Author: Fr. Mike Byron
July 08, 2018

“A prophet is not without honor, except in his native place.”  If Jesus’ words are true, then this weekend should pretty much be my high water mark among you here at Pax.  Most of you don’t know me, and I am presuming to stand here before you as a stranger, telling you how to think and act about God, and faith, and Jesus, and justice, and gospel.  So if anything I say in the next few minutes strikes you as true or important, it will not be as the result of your faith in me personally, and that is a good thing!  Because the gospel is not about anyone’s personality or native talents, not even those of Jesus himself.  The gospel is about God’s will for our world, how we ought to live together, what we ought to care most about, how we ought to be spending our passion and our resources.  The gospel is about building God’s reign in our own moment and place, and this is not a project that is the privileged possession of any single person, or a chosen few.  It is the requirement of all of us who are baptized and bear the name and the responsibility of “Christians.”

So it really is true that this may be the weekend in which you are the most uncluttered by the narrative and the experience of me as your new pastor.  Eventually you will come to know my little picadillos and pet peeves and passions, and to that extent you will be tempted to filter the preaching of the gospel here through the lens of, “Oh, that is just him and his quirks–nothing to worry about.”  And sometimes you will be right about that, but not always.  Sometimes the preaching here will console you, but at other times it will unsettle or challenge you.  That is what the real gospel of Jesus does, and it is not on account of anybody’s personality–including mine.  And including the personality of Jesus himself, which is at the heart of the message of today’s gospel of Mark.  The people of his hometown of Nazareth, in hearing his preaching, were making it all about him, the messenger rather than the message.  So when they heard things they did not like or agree with, they believed that it was sufficient to discredit him rather than the gospel.  “Who is this man?!  Where did he get all this?!  We know him!”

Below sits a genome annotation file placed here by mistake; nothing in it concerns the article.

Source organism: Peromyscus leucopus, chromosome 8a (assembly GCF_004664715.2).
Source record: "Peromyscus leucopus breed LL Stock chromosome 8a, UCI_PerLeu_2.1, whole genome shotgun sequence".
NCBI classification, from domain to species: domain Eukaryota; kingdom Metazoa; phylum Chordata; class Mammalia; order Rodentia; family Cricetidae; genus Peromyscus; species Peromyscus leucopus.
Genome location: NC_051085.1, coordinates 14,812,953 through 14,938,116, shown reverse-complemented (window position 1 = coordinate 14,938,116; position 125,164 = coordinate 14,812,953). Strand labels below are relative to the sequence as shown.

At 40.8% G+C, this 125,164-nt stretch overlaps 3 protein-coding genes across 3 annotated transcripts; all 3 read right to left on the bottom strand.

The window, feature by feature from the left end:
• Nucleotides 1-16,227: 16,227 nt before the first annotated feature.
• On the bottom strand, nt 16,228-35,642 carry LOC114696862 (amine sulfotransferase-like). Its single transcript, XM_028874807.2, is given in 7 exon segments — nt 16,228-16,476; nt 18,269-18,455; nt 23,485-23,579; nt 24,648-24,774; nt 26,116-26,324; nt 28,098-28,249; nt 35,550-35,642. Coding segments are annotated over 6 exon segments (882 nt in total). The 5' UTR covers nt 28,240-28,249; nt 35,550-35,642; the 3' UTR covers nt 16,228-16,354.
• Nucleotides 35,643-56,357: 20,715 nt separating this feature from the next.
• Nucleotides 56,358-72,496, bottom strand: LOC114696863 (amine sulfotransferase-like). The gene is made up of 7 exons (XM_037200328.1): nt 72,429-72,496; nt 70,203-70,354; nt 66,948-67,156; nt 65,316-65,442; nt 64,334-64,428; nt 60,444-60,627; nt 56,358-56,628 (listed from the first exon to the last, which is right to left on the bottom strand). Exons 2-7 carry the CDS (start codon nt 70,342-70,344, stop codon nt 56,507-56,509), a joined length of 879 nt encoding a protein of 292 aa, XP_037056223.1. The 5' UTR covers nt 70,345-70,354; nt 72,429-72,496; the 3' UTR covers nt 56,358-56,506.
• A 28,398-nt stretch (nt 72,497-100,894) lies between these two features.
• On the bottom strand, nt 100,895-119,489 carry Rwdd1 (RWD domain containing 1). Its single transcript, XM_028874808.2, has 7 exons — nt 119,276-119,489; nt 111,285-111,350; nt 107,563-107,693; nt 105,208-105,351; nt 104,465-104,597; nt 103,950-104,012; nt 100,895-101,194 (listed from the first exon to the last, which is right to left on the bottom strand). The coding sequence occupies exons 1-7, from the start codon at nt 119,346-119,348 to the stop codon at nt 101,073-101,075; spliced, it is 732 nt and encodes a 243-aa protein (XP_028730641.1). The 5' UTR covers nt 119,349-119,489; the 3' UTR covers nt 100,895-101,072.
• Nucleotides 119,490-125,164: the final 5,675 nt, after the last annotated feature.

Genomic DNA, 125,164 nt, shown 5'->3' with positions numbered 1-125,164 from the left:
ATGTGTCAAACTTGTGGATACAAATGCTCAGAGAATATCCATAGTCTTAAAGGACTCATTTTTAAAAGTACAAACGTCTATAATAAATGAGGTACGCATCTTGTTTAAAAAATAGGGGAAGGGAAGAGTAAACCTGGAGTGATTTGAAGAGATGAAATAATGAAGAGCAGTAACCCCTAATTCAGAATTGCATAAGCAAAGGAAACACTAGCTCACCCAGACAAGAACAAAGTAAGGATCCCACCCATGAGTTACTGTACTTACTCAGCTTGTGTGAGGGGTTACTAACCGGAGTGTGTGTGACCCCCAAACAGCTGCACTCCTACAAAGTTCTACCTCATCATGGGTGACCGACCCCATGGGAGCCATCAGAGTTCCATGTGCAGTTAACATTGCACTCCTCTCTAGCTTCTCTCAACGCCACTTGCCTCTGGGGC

That is the risk of anybody who dares to preach in church, and the risk of anybody who opens themselves to listening to it–the risk that it becomes all about a personality, rather than the kingdom.  But the kingdom is not dependent upon anybody’s personality.  It is entirely God’s blueprint, carried out in fits and starts by pastors and people, some of whom may not strike us as very wise or talented or easy to be with.  None of that matters in the end, if we truly are devoted to co-creating the kingdom.  It is God’s, not ours.  And as the gospel tells us today, we only end up hurting ourselves when we make our great mission and responsibility something less than it truly is.  Jesus could not work many miracles in Nazareth, we are told, because of the lack of faith among the people there–people who got confused about whether it was God’s will or Jesus’ personality that actually mattered most.  Their probing questions were not about the truth of the message, but instead about their experience, past and present, with the preacher.  In their case, a man whom they presumed to know too well, Jesus the boy next door.  

So may it always be for us, our attention fixed firmly on the message and the mission, rather than those who presume to articulate it for us.  I am very happy to be that person here, for the moment, at Pax, but there is not much to say about the kingdom that you do not already know, and are not already doing about it.


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Pax Christi Catholic Community

12100 Pioneer Trail
Eden Prairie, MN 55347


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